Business owners and company leaders should always be looking to optimize their work environments. By encouraging a positive outlook, managers can boost team morale, which, in turn, can lead to increased productivity, larger profits and an openness to change. One pioneer of this management style is Harvard professor Rosabeth Moss Kanter. Kanter’s six keys to leading positive change can inspire leaders to motivate their workforce and boost resilience during turbulent times.
The management theory of Rosabeth Moss Kanter
Kanter has written extensively about change management; her management theory provides a framework for fostering positive change in an organization. This model is based on Kanter’s belief that an organization’s operations and its leaders’ actions play integral roles in employees’ attitudes and behaviors.
The theory proposes that employees exhibit different behaviors based on whether certain structural supports exist. To ensure workers have positive experiences and are open to changes in the workplace, Kanter encourages organizations to follow her six keys:
How to implement Rosabeth Moss Kanter’s six keys for leading positive change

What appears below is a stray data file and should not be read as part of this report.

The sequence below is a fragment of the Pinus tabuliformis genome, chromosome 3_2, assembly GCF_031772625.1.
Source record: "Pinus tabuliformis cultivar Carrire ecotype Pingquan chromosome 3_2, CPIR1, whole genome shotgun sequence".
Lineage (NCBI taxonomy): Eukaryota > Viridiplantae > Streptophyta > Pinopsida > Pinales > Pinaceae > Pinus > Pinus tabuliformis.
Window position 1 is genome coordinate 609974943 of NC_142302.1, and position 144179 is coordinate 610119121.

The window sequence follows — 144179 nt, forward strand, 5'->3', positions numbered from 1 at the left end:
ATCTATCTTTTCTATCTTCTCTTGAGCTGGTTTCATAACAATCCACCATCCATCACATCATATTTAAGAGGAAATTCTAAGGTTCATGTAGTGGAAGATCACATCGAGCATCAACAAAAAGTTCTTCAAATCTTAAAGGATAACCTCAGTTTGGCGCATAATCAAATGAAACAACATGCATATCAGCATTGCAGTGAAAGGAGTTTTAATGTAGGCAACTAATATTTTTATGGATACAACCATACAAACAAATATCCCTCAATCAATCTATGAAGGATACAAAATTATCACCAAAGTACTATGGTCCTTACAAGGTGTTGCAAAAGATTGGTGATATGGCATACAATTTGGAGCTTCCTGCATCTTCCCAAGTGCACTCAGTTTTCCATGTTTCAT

Kanter’s six keys are guidelines for how business owners and managers should behave if they want to foster positive change and have employee support. Here’s how to implement each of the six keys:
1. Show up.
Kanter argues that leaders who want to make a positive change in their organization need to be present. Rather than hiding in the background, managers should attend more meetings and make themselves visible to their teams. Having a strong presence in the office and in front of your staff builds their trust in you. It also gives workers the confidence to approach managers with their own new ideas and suggestions. An increased presence also gives managers the opportunity to witness workplace morale firsthand.